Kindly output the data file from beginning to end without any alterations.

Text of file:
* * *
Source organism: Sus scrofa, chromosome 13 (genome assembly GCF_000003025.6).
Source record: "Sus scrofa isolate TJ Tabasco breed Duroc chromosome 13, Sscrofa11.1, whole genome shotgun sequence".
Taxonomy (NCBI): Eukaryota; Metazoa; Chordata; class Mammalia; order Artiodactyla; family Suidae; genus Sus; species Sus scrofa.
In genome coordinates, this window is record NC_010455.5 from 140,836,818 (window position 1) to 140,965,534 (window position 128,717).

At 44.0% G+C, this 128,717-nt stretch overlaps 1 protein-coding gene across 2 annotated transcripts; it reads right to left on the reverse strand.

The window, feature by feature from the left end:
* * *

Source organism: Sus scrofa, chromosome 13 (genome assembly GCF_000003025.6).
Source record: "Sus scrofa isolate TJ Tabasco breed Duroc chromosome 13, Sscrofa11.1, whole genome shotgun sequence".
Taxonomy (NCBI): Eukaryota; Metazoa; Chordata; class Mammalia; order Artiodactyla; family Suidae; genus Sus; species Sus scrofa.
In genome coordinates, this window is record NC_010455.5 from 140,836,818 (window position 1) to 140,965,534 (window position 128,717).

At 44.0% G+C, this 128,717-nt stretch overlaps 1 protein-coding gene across 2 annotated transcripts; it reads right to left on the reverse strand.

The window, feature by feature from the left end: